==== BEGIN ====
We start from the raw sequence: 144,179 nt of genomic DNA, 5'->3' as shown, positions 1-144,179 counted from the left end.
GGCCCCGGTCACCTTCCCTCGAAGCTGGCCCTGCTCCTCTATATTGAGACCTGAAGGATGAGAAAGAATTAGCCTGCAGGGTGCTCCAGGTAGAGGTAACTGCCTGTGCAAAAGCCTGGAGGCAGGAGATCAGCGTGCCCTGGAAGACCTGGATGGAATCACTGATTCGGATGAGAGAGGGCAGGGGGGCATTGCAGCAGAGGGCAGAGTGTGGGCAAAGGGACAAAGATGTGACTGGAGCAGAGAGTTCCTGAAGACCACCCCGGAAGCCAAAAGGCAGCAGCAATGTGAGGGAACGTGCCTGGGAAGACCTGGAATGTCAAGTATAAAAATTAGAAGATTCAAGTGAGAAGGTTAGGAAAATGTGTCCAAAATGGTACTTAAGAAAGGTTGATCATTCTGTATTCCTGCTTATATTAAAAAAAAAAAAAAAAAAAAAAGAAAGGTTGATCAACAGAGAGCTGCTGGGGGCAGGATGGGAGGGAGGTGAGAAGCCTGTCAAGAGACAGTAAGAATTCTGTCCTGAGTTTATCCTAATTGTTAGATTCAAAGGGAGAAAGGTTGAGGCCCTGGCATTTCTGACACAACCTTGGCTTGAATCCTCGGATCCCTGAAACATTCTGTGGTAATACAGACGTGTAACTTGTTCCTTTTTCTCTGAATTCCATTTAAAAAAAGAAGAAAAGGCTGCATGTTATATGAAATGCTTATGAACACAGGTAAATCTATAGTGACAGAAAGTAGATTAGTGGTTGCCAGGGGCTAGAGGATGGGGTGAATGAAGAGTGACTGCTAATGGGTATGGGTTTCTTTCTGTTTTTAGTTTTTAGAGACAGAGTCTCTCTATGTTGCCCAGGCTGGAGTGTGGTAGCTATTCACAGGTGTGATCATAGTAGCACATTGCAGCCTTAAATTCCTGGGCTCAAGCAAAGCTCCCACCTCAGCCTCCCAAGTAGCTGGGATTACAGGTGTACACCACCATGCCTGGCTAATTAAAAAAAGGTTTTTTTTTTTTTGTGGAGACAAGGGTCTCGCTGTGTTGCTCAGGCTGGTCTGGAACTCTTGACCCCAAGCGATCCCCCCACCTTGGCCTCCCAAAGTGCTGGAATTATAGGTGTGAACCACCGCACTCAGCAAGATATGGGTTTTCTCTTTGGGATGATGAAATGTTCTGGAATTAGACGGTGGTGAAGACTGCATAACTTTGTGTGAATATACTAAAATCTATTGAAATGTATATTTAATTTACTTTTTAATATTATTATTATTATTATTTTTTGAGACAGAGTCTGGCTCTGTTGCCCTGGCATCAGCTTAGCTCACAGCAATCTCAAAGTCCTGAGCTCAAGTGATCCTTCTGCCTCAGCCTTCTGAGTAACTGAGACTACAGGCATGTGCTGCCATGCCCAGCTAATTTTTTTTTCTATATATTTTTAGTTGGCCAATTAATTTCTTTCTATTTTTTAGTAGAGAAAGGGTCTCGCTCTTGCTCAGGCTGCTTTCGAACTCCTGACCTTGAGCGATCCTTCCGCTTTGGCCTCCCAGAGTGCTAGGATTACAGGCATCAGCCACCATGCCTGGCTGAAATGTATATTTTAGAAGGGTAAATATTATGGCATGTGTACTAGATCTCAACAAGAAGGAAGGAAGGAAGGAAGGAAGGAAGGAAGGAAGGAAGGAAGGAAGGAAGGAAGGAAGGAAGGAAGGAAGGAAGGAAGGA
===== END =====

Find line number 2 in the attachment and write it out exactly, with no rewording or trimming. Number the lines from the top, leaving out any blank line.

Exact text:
GGCCCCGGTCACCTTCCCTCGAAGCTGGCCCTGCTCCTCTATATTGAGACCTGAAGGATGAGAAAGAATTAGCCTGCAGGGTGCTCCAGGTAGAGGTAACTGCCTGTGCAAAAGCCTGGAGGCAGGAGATCAGCGTGCCCTGGAAGACCTGGATGGAATCACTGATTCGGATGAGAGAGGGCAGGGGGGCATTGCAGCAGAGGGCAGAGTGTGGGCAAAGGGACAAAGATGTGACTGGAGCAGAGAGTTCCTGAAGACCACCCCGGAAGCCAAAAGGCAGCAGCAATGTGAGGGAACGTGCCTGGGAAGACCTGGAATGTCAAGTATAAAAATTAGAAGATTCAAGTGAGAAGGTTAGGAAAATGTGTCCAAAATGGTACTTAAGAAAGGTTGATCATTCTGTATTCCTGCTTATATTAAAAAAAAAAAAAAAAAAAAAAGAAAGGTTGATCAACAGAGAGCTGCTGGGGGCAGGATGGGAGGGAGGTGAGAAGCCTGTCAAGAGACAGTAAGAATTCTGTCCTGAGTTTATCCTAATTGTTAGATTCAAAGGGAGAAAGGTTGAGGCCCTGGCATTTCTGACACAACCTTGGCTTGAATCCTCGGATCCCTGAAACATTCTGTGGTAATACAGACGTGTAACTTGTTCCTTTTTCTCTGAATTCCATTTAAAAAAAGAAGAAAAGGCTGCATGTTATATGAAATGCTTATGAACACAGGTAAATCTATAGTGACAGAAAGTAGATTAGTGGTTGCCAGGGGCTAGAGGATGGGGTGAATGAAGAGTGACTGCTAATGGGTATGGGTTTCTTTCTGTTTTTAGTTTTTAGAGACAGAGTCTCTCTATGTTGCCCAGGCTGGAGTGTGGTAGCTATTCACAGGTGTGATCATAGTAGCACATTGCAGCCTTAAATTCCTGGGCTCAAGCAAAGCTCCCACCTCAGCCTCCCAAGTAGCTGGGATTACAGGTGTACACCACCATGCCTGGCTAATTAAAAAAAGGTTTTTTTTTTTTTGTGGAGACAAGGGTCTCGCTGTGTTGCTCAGGCTGGTCTGGAACTCTTGACCCCAAGCGATCCCCCCACCTTGGCCTCCCAAAGTGCTGGAATTATAGGTGTGAACCACCGCACTCAGCAAGATATGGGTTTTCTCTTTGGGATGATGAAATGTTCTGGAATTAGACGGTGGTGAAGACTGCATAACTTTGTGTGAATATACTAAAATCTATTGAAATGTATATTTAATTTACTTTTTAATATTATTATTATTATTATTTTTTGAGACAGAGTCTGGCTCTGTTGCCCTGGCATCAGCTTAGCTCACAGCAATCTCAAAGTCCTGAGCTCAAGTGATCCTTCTGCCTCAGCCTTCTGAGTAACTGAGACTACAGGCATGTGCTGCCATGCCCAGCTAATTTTTTTTTCTATATATTTTTAGTTGGCCAATTAATTTCTTTCTATTTTTTAGTAGAGAAAGGGTCTCGCTCTTGCTCAGGCTGCTTTCGAACTCCTGACCTTGAGCGATCCTTCCGCTTTGGCCTCCCAGAGTGCTAGGATTACAGGCATCAGCCACCATGCCTGGCTGAAATGTATATTTTAGAAGGGTAAATATTATGGCATGTGTACTAGATCTCAACAAGAAGGAAGGAAGGAAGGAAGGAAGGAAGGAAGGAAGGAAGGAAGGAAGGAAGGAAGGAAGGAAGGAAGGAAGGAAGGAAGGA